Cultural, political, and personal differences complicate their relationship, but most difficult is the linguistic difference. When Zhuang arrives in London, her English is very poor. Guo writes her brilliantly—there are verb tense issues, vocabulary misunderstandings, basic syntactical errors—but it reads very true and creates this wonderful image of a foreigner displaced, helpless, and looking for a mooring. Zhuang writes English in her journal daily and makes slow progress until she meets her lover. Suddenly, a blossoming: Zhuang’s intimate awakening is accompanied by a linguistic awakening. As she finds words in this once impossible language, she finds hidden pieces of herself.

‘Love’, this English word: like other English words it has tense. ‘Loved’ or ‘will love’ or ‘have loved’. All these tenses mean Love is time-limited thing. Not infinite. It only exist in particular period of time. In Chinese, love is ‘爱’ (ai). It has no tense. No past and future. Love in Chinese means a being, a situation, a circumstance. Love is existence, holding past and future.

But how much importance do words really have? Can malicious ideas take root even without words to hold them down? What ties two people to each other—words? history? desire? Whatever the answer, Zhuang learns that it’s not love.

4 out of 5 stars

Review: Prep by Curtis Sittenfeld

342081Blurb:

Curtis Sittenfeld’s debut novel, Prep, is an insightful, achingly funny coming-of-age story as well as a brilliant dissection of class, race, and gender in a hothouse of adolescent angst and ambition.

Lee Fiora is an intelligent, observant fourteen-year-old when her father drops her off in front of her dorm at the prestigious Ault School in Massachusetts. She leaves her animated, affectionate family in South Bend, Indiana, at least in part because of the boarding school’s glossy brochure, in which boys in sweaters chat in front of old brick buildings, girls in kilts hold lacrosse sticks on pristinely mown athletic fields, and everyone sings hymns in chapel.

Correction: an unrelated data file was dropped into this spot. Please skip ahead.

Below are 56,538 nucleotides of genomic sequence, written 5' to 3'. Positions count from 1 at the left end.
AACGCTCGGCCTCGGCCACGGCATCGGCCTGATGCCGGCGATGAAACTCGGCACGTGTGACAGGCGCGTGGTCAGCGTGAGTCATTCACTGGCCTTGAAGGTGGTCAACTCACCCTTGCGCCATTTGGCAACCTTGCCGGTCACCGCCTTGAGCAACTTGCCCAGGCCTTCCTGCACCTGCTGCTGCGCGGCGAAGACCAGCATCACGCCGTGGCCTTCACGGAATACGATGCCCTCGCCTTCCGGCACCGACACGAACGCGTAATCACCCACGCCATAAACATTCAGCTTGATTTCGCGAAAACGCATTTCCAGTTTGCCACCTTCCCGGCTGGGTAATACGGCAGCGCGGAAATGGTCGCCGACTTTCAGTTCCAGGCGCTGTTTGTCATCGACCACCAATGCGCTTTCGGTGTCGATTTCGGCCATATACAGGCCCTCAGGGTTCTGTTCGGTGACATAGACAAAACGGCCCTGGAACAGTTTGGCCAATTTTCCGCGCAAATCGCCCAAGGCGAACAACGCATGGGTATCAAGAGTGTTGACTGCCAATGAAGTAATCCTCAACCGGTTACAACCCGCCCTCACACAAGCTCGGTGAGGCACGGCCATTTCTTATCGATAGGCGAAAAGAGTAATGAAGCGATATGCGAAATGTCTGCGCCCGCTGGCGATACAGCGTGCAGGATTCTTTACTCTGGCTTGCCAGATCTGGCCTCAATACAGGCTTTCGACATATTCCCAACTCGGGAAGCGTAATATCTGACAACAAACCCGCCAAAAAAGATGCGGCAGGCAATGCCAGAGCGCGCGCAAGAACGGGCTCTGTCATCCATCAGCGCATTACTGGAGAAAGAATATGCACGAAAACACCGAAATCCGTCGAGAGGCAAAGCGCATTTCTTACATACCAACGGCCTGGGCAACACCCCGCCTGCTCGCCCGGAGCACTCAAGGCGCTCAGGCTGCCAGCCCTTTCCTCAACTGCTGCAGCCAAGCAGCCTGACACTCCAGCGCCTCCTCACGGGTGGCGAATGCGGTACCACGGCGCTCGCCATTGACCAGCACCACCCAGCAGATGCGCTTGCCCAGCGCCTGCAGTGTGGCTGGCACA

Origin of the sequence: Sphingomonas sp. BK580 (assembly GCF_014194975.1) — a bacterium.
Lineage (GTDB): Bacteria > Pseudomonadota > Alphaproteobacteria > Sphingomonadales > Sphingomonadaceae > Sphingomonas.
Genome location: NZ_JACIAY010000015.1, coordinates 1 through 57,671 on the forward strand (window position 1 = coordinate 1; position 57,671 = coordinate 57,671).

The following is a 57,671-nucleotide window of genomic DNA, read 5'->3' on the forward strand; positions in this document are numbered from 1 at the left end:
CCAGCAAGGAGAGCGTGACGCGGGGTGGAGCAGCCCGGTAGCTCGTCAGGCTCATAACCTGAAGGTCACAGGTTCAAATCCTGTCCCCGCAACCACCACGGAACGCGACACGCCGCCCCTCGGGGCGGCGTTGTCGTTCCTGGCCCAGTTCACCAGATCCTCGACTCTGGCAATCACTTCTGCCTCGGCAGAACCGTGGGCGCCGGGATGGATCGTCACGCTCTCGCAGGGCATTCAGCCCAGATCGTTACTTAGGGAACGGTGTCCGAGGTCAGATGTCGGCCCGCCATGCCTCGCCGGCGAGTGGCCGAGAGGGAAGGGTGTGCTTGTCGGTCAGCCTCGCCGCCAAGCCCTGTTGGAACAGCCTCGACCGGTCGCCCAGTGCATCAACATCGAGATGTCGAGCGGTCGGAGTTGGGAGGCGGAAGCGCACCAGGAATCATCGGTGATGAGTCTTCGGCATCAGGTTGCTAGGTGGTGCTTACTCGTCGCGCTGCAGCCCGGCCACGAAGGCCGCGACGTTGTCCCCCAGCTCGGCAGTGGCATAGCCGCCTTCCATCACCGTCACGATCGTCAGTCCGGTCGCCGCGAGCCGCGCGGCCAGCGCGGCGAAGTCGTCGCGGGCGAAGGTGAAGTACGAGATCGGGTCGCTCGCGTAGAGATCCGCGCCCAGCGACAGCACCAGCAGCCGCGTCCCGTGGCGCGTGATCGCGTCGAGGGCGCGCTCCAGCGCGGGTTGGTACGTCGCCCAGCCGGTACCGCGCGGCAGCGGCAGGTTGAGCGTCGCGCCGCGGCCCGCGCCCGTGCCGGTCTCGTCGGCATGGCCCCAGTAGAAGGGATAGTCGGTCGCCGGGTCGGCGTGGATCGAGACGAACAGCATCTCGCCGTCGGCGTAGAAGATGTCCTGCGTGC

As Lee soon learns, Ault is a cloistered world of jaded, attractive teenagers who spend summers on Nantucket and speak in their own clever shorthand. Both intimidated and fascinated by her classmates, Lee becomes a shrewd observer of–and, ultimately, a participant in–their rituals and mores. As a scholarship student, she constantly feels like an outsider and is both drawn to and repelled by other loners. By the time she’s a senior, Lee has created a hard-won place for herself at Ault. But when her behavior takes a self-destructive and highly public turn, her carefully crafted identity within the community is shattered.

Ultimately, Lee’s experiences–complicated relationships with teachers; intense friendships with other girls; an all-consuming preoccupation with a classmate who is less than a boyfriend and more than a crush; conflicts with her parents, from whom Lee feels increasingly distant, coalesce into a singular portrait of the painful and thrilling adolescence universal to us all.

Review:

When I went to college I was shocked to meet kids who had actually attended boarding school. I had grown up on a steady diet of boarding school literature, but conceptually, it seemed so preposterous. You went to boarding school if you were European and from the 19th century, not if you were American and born in the early 90s. I befriended one girl who attended a Massachusetts boarding school as a day student. When I asked her about the experience, she shook her head and said, “Never send your kids to boarding school. It screws you up.”